Everyone loves music, including me. We often come across instances of music helping people to cope with emotional turmoil. I know a story of a nurse who was relieved from anxiety after she sang a gospel just moments before she was moved into the surgery room.
But among the many masterpieces, there are some whose experience can’t quite be paralleled by anything else. High Hopes, the legendary Pink Floyd song, is one such masterpiece. We all know about their artistic prowess, but this one song just fills us with nostalgia, with a slight hint of sadness, when you realise what the words really mean. It just draws us into a lost land of sprawling meadows and the sounds of the laughter of loved ones. One might even feel a disconnect from reality and stay there, for a while.
And who doesn’t know about Wonderful World by Louis Armstrong, or King of the Road by Roger Miller? Songs such as these drive us to think how people in the toughest of times could still continue to sing like that. How could someone who had witnessed apartheid still marvel at the wonderful creation, or how could a vagabond sing as though he had just eaten a sumptuous meal? Worth a thought, isn’t it?
Those who play computer games might know Mafia: The City of Lost Heavens. It was phenomenal for its time, despite the glitches and graphics. But it isn’t until you read about Django Reinhardt that you would truly be astounded by how he fought his injuries to become the legend that he is. It sure makes us wonder how he must have motivated himself, what kept his passion alive, how he managed to look at himself and say: ‘This is not the end.’ This is such a story of victory, not just success, and it just baffles the mind to think how someone who had lost two fingers in a fire could leave for us such ageless masterpieces as Coucou and Vendredi.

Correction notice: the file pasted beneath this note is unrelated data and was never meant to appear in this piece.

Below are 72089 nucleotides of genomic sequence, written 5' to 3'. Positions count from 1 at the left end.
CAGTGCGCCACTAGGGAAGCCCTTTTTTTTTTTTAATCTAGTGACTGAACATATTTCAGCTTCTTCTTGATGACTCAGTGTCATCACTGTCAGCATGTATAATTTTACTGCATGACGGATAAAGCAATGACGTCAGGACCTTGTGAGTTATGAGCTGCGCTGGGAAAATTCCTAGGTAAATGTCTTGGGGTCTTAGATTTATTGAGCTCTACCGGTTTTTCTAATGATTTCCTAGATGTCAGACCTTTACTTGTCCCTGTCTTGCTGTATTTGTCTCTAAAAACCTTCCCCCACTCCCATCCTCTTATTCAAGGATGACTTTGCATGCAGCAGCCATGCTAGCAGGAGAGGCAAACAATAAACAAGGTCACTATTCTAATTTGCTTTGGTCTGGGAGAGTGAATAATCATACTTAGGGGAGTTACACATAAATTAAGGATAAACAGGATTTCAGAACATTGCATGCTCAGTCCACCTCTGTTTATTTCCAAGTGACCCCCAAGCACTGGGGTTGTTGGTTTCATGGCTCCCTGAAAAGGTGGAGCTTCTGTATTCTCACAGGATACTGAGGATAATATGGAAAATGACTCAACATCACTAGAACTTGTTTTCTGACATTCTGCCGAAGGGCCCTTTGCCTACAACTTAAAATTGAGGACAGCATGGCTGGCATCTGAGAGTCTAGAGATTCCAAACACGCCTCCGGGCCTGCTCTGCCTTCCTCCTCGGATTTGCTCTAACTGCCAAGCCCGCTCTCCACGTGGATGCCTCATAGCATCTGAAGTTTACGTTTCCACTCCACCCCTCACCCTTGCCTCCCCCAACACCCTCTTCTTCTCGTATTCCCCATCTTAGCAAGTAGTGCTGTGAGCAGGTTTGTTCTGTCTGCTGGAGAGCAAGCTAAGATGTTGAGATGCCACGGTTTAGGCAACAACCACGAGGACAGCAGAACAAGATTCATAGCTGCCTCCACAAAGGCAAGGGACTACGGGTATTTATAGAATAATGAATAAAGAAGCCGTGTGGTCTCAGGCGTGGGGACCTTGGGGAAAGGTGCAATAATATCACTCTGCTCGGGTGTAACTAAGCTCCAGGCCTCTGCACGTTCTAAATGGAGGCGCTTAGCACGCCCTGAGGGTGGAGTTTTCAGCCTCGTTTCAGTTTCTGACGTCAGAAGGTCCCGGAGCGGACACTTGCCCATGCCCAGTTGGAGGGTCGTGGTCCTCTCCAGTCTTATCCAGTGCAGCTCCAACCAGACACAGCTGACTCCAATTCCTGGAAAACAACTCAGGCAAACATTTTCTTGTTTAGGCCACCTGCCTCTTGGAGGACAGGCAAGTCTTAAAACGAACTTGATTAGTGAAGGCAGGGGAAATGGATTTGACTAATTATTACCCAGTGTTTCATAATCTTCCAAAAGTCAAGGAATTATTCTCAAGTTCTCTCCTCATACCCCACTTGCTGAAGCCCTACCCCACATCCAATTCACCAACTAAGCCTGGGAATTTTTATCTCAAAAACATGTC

Look at Vincent (by Don McLean), Fix You (by Coldplay), and Be Yourself (by Audioslave). They seem to chart a full spectrum, from the portrait of a man mistreated by people, through the encouragement of a friend, to the fact that we all need to stay ourselves, because we matter, in our own unique ways. In some ways, Be Yourself offers us strength.
And there are many others, like Dreamer, Imagine, Hobo’s Lullaby, and Society. They move us in different ways, but there always remains a common takeaway: Music certainly holds an unimaginable potential to touch or change lives. If it can drive one person to think, then it can certainly bring about a positive change en masse. But, are there other things as potent? Where else can we find inspiration, a simple song or a great story of triumph?
In the end, change is still just a choice. If we can create music that heals, perhaps we can also create happiness, within us, in our mind.
Abhijit Chakraborty is a senior content editor at upGrad, a digital education organisation in India. He is also a mental health advocate.
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